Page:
The impeachment trial of President Donald Trump continued Thursday with the second of two days of questions for legal teams. All the while, the Senate prepares for a Friday vote that could approve pivotal witnesses and extend the proceedings.
On Friday evening, the attorney for former national security advisor John Bolton said that Bolton was preparing to testify before the Senate. That comes days after The New York Times reported the existence of a book manuscript in which Bolton writes that Trump told him he was withholding military aid to Ukraine until the country released politically damaging information on Democratic presidential candidates.
Bolton's testimony would offer the most direct evidence yet that Trump was involved in a quid pro quo with Ukraine.
On Wednesday, Trump's legal defense team claimed that even if it was proven that Trump withheld taxpayer funds earmarked for Ukraine defense in exchange for politically advantageous information, it wouldn't be a crime.
House impeachment managers deny the assertion. According to the Constitution, the president can be impeached and removed from office for "high crimes and misdemeanors."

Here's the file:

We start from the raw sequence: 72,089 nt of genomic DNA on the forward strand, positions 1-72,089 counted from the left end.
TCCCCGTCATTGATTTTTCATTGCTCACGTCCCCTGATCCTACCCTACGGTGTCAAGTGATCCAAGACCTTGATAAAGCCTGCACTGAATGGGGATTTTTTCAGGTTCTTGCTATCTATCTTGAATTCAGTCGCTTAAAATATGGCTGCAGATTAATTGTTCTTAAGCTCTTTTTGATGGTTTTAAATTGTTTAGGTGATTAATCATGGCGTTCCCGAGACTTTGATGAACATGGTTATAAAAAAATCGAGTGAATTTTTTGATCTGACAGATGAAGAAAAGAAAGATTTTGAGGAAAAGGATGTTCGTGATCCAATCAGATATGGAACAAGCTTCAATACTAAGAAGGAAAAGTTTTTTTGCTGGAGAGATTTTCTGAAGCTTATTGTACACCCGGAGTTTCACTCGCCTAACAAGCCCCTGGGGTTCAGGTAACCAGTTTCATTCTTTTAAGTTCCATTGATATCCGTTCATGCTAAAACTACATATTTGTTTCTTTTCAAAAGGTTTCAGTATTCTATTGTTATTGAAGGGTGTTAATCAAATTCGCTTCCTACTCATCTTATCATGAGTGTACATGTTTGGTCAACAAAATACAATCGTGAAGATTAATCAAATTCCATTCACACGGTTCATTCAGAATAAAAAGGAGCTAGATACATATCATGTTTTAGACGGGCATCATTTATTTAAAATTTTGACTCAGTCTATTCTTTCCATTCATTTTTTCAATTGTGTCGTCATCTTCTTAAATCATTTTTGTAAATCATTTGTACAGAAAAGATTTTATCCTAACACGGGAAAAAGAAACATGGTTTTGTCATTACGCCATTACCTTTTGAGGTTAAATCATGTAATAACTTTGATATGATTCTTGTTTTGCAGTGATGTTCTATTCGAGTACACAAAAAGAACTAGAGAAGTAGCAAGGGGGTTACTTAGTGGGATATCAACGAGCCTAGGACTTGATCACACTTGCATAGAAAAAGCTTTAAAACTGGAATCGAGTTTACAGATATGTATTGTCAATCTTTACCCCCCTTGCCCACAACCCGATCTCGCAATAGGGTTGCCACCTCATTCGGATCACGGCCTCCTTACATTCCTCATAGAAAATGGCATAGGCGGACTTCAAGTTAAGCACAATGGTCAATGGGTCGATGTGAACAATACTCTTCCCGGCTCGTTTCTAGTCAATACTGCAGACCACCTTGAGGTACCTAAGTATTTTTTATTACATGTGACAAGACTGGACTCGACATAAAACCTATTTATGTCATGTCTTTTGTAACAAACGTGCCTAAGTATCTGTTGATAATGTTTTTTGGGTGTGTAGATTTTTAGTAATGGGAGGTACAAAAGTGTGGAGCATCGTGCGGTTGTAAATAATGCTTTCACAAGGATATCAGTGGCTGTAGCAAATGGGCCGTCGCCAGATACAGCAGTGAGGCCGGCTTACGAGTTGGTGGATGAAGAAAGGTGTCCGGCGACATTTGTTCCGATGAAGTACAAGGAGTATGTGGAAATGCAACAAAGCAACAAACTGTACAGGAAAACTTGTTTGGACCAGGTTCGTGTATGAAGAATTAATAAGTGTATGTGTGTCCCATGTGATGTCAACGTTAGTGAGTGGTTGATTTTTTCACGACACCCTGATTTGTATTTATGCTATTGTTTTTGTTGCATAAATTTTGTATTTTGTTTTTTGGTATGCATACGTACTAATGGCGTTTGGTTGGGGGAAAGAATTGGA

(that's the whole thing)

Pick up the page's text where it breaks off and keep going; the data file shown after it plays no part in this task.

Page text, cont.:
Senators spent Wednesday's session in the impeachment trial submitting dozens of questions to Senate leaders, who then directed the questions to Supreme Court Chief Justice John Roberts. While some Senators used their questions to ask technical questions — like the burden of proof in the Senate versus the House — while other Senators posed their questions to either push for or against the further questioning of witnesses.
On Tuesday, Senate Majority Leader Mitch McConnell said he did not yet have the votes to block further witness testimony in the trial. The Republican caucus currently holds a 53-47 edge in the Senate, so four Republican Senators would need to vote against the party to compel Bolton to testify.